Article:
Several leaders noted that her work to troubleshoot test administration problems in Texas should be an asset as Tennessee works to resolve its own online challenges with TNReady, now in its fourth year.

“Assessment delivery must become first in class, and Dr. Schwinn has experience administering assessment programs in two states,” said David Mansouri, president and CEO of the State Collaborative on Reforming Education.

In her first Tennessee interview, Schwinn said that TNReady will be her first priority as spring testing approaches on April 15. “Our job is to think about how to get online testing as close to perfect as possible for our students and educators, and that is going to be a major focus,” she said.

PHOTO: TN.gov
As outgoing Gov. Bill Haslam looks on, Gov.-elect Bill Lee speaks at the state Capitol the day after being elected the 50th governor of Tennessee.

Schwinn follows two education commissioners under Haslam — Lipscomb University Dean Candice McQueen and Teach For America executive Kevin Huffman — who were also reform-minded leaders hired following national searches. In particular, Huffman was a frequently divisive leader who left after three years of clashing with teacher groups, superintendents, and state lawmakers over policies ranging from teacher licensing and evaluations to charter schools and academic standards.

Setting and overseeing public education policy is among the biggest responsibilities of state government, which spends $5 billion of its $37.5 billion budget on schools and is required under federal law to administer annual tests to assess student progress.

During his campaign, Lee said that education would be one of his top priorities, promising a renewed focus on career, technical and agricultural education; more competitive pay for educators; a closer look at the state’s testing program; and more education options for parents to choose from.

Schwinn’s job will be to help Lee implement that vision, according to McQueen, who calls the state’s top education job “a unique opportunity.”

“You’re also making sure that public education is being supported well around resources and human capital and that you have high expectations for all students, not just certain groups. You have to elevate equity in every single thing you do,” McQueen told Chalkbeat last month before stepping down to become CEO of a national group focused on teacher quality.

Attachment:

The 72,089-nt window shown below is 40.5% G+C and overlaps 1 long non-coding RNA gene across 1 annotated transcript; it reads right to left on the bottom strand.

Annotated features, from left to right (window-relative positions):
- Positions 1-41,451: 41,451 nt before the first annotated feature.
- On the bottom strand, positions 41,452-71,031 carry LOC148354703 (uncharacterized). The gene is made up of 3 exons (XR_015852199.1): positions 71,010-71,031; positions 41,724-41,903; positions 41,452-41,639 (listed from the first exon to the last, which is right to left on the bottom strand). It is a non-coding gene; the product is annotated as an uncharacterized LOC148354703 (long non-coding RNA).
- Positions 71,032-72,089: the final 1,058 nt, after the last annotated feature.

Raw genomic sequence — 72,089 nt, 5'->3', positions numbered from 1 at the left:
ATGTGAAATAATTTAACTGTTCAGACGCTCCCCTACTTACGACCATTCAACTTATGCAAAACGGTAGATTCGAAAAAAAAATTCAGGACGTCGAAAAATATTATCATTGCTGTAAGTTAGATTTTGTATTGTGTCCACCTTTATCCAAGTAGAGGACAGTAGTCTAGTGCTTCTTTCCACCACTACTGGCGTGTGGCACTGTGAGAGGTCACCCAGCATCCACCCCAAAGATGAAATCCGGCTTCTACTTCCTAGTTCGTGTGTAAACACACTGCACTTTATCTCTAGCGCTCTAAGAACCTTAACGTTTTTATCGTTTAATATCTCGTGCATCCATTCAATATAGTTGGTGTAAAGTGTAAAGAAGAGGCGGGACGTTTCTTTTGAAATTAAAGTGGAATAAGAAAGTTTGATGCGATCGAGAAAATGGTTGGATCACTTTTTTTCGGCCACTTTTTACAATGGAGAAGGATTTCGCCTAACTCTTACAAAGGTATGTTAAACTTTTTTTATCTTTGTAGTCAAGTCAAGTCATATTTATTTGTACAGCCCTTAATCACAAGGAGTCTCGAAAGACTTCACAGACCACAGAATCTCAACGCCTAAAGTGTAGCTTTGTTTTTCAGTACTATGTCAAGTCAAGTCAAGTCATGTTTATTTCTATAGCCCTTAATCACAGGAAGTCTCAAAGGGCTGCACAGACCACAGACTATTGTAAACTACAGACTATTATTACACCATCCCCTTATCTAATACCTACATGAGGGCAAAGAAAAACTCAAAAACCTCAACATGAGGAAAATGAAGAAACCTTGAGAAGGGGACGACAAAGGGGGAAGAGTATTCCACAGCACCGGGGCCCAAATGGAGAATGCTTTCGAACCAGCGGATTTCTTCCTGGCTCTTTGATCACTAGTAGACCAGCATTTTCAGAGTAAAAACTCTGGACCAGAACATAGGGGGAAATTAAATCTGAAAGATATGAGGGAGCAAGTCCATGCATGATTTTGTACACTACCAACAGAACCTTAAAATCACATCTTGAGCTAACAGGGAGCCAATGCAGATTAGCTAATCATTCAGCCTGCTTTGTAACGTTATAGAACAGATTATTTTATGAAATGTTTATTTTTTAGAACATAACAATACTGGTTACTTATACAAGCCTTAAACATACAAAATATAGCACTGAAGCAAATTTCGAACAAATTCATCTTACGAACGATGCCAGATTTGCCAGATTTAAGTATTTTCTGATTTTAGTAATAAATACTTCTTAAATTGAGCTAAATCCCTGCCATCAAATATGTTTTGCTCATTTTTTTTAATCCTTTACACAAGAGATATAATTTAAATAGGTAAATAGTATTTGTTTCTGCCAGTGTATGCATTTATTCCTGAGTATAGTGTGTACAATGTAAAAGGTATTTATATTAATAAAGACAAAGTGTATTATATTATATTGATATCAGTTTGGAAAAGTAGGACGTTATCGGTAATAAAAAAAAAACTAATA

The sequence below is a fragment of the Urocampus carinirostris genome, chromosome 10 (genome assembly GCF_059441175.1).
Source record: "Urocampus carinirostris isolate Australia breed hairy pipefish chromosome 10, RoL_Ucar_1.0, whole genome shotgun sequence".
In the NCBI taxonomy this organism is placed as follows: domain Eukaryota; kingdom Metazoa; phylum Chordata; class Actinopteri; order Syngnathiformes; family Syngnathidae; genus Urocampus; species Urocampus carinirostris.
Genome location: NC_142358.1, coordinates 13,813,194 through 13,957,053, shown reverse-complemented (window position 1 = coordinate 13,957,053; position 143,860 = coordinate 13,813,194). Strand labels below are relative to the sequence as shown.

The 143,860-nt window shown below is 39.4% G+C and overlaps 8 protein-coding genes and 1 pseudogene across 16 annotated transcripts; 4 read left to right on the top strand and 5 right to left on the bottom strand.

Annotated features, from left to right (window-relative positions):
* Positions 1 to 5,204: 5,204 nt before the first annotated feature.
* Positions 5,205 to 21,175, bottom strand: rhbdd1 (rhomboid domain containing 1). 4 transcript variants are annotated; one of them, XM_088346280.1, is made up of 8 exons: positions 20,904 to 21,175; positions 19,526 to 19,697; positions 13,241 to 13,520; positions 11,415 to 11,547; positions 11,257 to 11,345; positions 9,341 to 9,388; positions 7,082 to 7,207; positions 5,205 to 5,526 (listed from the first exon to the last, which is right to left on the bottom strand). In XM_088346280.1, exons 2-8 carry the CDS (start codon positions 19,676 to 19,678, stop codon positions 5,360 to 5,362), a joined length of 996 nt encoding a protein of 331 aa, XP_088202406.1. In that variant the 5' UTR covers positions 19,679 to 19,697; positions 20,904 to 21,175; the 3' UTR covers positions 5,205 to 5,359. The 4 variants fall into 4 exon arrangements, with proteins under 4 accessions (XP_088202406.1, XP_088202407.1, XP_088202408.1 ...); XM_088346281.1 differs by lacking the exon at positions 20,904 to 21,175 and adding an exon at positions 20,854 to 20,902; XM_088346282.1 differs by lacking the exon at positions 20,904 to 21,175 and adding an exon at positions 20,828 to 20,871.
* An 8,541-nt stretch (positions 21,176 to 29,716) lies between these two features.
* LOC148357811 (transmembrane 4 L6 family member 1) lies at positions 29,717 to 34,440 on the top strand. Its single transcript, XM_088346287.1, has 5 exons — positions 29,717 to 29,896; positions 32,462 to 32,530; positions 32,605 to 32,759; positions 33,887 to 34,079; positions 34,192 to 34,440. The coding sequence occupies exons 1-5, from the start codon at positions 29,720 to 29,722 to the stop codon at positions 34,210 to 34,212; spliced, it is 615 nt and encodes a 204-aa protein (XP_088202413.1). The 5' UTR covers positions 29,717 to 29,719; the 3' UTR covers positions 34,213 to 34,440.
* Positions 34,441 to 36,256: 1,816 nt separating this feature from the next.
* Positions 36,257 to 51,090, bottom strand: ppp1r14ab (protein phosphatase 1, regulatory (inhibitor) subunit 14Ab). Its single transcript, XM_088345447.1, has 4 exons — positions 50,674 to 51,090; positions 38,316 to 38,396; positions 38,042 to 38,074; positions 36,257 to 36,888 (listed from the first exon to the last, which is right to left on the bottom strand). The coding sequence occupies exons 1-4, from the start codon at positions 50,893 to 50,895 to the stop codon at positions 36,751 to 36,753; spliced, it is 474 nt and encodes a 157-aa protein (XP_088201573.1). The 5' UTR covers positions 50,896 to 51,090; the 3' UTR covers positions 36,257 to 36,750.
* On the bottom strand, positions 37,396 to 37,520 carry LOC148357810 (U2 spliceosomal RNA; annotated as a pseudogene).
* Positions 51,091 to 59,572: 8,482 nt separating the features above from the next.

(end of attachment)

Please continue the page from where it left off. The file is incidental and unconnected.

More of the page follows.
Among Schwinn’s first tasks will be overseeing the transition to one or more companies that will take over TNReady beginning next school year. McQueen ordered a new request for testing proposals after a third straight year of problems administering and scoring the state’s assessment under current vendor Questar and previous vendor Measurement Inc. Questar officials say they plan to pursue the state’s contract again.

In Texas, a 2018 state audit criticized Schwinn’s handling of two major education contracts, including a no-bid special education contract that lost the state more than $2 million.

In Tennessee, an evaluation committee that includes programmatic, assessment, and technology experts will help to decide the new testing contract, and state lawmakers on the legislature’s Government Operations Committee provide another layer of oversight.

Schwinn also will work with the governor’s office to allocate resources for education in accordance with the first state budget pounded out by Lee and the legislature. For instance, the governor-elect said frequently he wants a greater emphasis in career and technical education in schools — an idea that is popular with legislators. But legislators also want money to hire more law enforcement officers to police schools. And despite increased allocations for teacher pay, salaries for the state’s educators continue to trail the national average.

Editor’s note: This story has been updated with new information.